Co-sleeping (parent and child sharing a bed), common and accepted in many world cultures, always carries an air of controversy here in the US.  Almost 75% of parents co-sleep with infants but only 25% after 6 months old.  Generally, the American Academy of Pediatrics discourages the practice.  Below 12 weeks of age, there are some disputed reports of association with SIDS, especially for

  • Sleeping with a parent on a couch
  • Between parents
  • Parent is a smoker
  • Extremely tired parent
  • Parent consuming alcohol or drugs
  • Lots of pillows and loose bed covers

A recent study in the journal Developmental Psychology tracked 139 couples and found that prolonged co-sleeping was associated with increased family stress.  In families where co-sleeping continued beyond age 6 months, the mothers reported more fragmented sleep, less marital satisfaction, more difficulty working together as parents, and were less sensitive and more irritable towards their babies.  Perhaps not so surprisingly, there were no such reports or observations among the dads in the study.  Mothers who expressed more marital dissatisfaction at 1 month were more likely to continue co-sleeping past 6 months and those expressing satisfaction more typically terminated the practice before 6 months.  The authors emphasized that it was not clear what was cause and effect in their study: did the co-sleeping cause stress, or did more stressed couples engage in longer co-sleeping?

For many, co-sleeping is natural and a great family benefit.  It can be a real advantage for breastfeeding moms and many couples find that everyone sleeps better and longer when sharing the bed.  Claims that co-sleeping leads to “spoiled” children or to disruption of couples’ sex lives are anecdotal at best.  In my 31 years as a pediatrician, I have seen no evidence that co-sleeping children are more or less likely to be ill mannered or unruly and I certainly have no information about the frequency or quality of marital relations for those couples.

So I think co-sleeping, while certainly not for everybody, is a viable option for some families if both partners are in agreement and certain safety ground rules are followed:

  1. Under 4 months baby sleeps in bassinet next to bed
  2. Place baby on back to sleep
  3. Light clothing on baby to avoid overheating
  4. Baby should not sleep alone in adult’s bed
  5. Baby should not be on a soft mattress, sofa, or waterbed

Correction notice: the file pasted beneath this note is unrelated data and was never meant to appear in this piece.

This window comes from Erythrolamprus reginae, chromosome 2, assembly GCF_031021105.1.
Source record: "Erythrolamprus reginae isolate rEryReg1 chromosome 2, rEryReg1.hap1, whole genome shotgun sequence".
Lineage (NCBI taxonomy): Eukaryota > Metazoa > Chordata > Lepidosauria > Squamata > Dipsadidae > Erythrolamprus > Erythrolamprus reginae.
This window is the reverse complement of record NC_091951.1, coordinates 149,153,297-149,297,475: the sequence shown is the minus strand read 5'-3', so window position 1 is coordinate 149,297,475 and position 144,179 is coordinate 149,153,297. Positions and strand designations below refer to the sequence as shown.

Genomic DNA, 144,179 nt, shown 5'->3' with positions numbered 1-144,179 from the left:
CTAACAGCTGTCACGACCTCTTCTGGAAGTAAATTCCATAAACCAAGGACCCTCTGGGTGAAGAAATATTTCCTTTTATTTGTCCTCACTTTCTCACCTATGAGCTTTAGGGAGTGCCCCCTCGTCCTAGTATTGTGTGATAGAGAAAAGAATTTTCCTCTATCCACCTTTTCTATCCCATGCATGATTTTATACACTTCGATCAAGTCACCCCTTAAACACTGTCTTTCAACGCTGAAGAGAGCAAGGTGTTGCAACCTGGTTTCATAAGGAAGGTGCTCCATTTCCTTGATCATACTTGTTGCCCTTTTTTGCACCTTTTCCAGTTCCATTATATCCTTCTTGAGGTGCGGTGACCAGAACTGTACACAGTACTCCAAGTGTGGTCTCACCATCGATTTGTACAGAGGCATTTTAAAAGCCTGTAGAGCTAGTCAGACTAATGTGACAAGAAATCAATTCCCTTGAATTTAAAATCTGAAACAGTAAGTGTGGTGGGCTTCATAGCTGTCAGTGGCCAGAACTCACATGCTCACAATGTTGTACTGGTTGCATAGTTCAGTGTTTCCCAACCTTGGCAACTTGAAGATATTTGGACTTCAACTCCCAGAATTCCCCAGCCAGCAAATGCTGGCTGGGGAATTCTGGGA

6. Make sure head and foot boards do not have openings to entrap baby’s head
  7. Snug fitting mattress to avoid baby entrapment
  8. Don’t cover baby’s head
  9. No pillows, quilts, or soft bedding on baby
  10. Avoid use of alcohol or drugs effecting alertness when co-sleeping
  11. Keep baby away from window treatment cords
  12. Avoid falling asleep with child on your chest.

Please send along questions and comments, and thanks for following.

Fall allergies

Its so hot out currently that one can break a sweat just writing a blog so let’s keep this brief.  Soon we’ll be entering fall ragweed allergy season.  A recent review article in the British Medical Journal discovered that there is great variability in labelling indications and ages for most antihistamines, many of these drugs have not been adequately evaluated in children and their labeled cause and age indications are not based on clinical trials in children.

In other words, we are using most allergy drugs in our children based only on studies performed on adults plus little more than guesswork in how much should be used and even whether these medicines actually help children or relieve their symptoms or not .

This is important because we must remember that these drugs are far from being risk free.  Commonly seen side effects include:

So please be sure to think twice before administering anti-histamines to your children.  As I so often remind my patients: the presence of a symptom does not indicate the necessity of medications.  If your child is mostly eating, sleeping, and playing normally, without complaints of pain or discomfort, without disruption of school performance, then I think oral medication is not needed in that situation.

Here are effective non-medical interventions to use for your child’s allergies:

  1. Follow weather reports.  Mostly indoor play on high pollen days.
  2. Change clothes upon returning indoors.
  3. Shower frequently to remove pollen from skin and hair.
  4. Keep windows closed.
  5. Liberal air conditioner use if possible.  Change AC filters regularly.  Leave windows open briefly when turning on AC to allow clearing of any mold or dust out of the unit.
  6. Consider using a face mask in the morning and on windy days.
  7. Remove leaves from yard and gutters.
  8. Do not hang laundry outside to dry but rather use a drier only.
  9. Moderate eye symptoms can be managed with topical drops like visine, murine, or ketotifen (“zaditor”).

Please give me a call to discuss your child’s specific needs.  Thanks for following.